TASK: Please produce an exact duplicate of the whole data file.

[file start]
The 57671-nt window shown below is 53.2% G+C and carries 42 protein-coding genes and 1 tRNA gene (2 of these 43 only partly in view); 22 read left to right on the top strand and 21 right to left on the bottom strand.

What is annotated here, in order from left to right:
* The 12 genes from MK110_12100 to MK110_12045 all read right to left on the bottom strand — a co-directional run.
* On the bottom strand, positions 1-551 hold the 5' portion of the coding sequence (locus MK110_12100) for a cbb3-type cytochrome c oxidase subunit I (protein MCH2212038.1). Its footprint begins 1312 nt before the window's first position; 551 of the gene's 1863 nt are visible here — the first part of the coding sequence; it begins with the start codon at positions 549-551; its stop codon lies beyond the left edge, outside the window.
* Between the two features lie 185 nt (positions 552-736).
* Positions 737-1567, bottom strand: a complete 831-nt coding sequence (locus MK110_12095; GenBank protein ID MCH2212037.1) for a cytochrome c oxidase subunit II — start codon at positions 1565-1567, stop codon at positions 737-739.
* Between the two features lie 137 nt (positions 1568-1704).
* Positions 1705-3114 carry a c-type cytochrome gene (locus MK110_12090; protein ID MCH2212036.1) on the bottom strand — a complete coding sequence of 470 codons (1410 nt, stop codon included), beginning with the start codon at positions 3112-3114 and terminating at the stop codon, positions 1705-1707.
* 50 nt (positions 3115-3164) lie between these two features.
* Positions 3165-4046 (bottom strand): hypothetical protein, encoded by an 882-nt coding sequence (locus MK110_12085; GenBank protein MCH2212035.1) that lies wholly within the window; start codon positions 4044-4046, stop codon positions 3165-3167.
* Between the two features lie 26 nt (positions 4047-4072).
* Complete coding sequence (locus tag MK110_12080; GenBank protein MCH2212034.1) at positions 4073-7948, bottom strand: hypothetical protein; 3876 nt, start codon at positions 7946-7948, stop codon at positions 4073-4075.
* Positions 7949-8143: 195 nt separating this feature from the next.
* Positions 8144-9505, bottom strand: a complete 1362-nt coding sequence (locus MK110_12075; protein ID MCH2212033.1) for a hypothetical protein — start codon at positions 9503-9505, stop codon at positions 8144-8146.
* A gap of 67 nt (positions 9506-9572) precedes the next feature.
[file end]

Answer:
The 57671-nt window shown below is 53.2% G+C and carries 42 protein-coding genes and 1 tRNA gene (2 of these 43 only partly in view); 22 read left to right on the top strand and 21 right to left on the bottom strand.

What is annotated here, in order from left to right:
* The 12 genes from MK110_12100 to MK110_12045 all read right to left on the bottom strand — a co-directional run.
* On the bottom strand, positions 1-551 hold the 5' portion of the coding sequence (locus MK110_12100) for a cbb3-type cytochrome c oxidase subunit I (protein MCH2212038.1). Its footprint begins 1312 nt before the window's first position; 551 of the gene's 1863 nt are visible here — the first part of the coding sequence; it begins with the start codon at positions 549-551; its stop codon lies beyond the left edge, outside the window.
* Between the two features lie 185 nt (positions 552-736).
* Positions 737-1567, bottom strand: a complete 831-nt coding sequence (locus MK110_12095; GenBank protein ID MCH2212037.1) for a cytochrome c oxidase subunit II — start codon at positions 1565-1567, stop codon at positions 737-739.
* Between the two features lie 137 nt (positions 1568-1704).
* Positions 1705-3114 carry a c-type cytochrome gene (locus MK110_12090; protein ID MCH2212036.1) on the bottom strand — a complete coding sequence of 470 codons (1410 nt, stop codon included), beginning with the start codon at positions 3112-3114 and terminating at the stop codon, positions 1705-1707.
* 50 nt (positions 3115-3164) lie between these two features.
* Positions 3165-4046 (bottom strand): hypothetical protein, encoded by an 882-nt coding sequence (locus MK110_12085; GenBank protein MCH2212035.1) that lies wholly within the window; start codon positions 4044-4046, stop codon positions 3165-3167.
* Between the two features lie 26 nt (positions 4047-4072).
* Complete coding sequence (locus tag MK110_12080; GenBank protein MCH2212034.1) at positions 4073-7948, bottom strand: hypothetical protein; 3876 nt, start codon at positions 7946-7948, stop codon at positions 4073-4075.
* Positions 7949-8143: 195 nt separating this feature from the next.
* Positions 8144-9505, bottom strand: a complete 1362-nt coding sequence (locus MK110_12075; protein ID MCH2212033.1) for a hypothetical protein — start codon at positions 9503-9505, stop codon at positions 8144-8146.
* A gap of 67 nt (positions 9506-9572) precedes the next feature.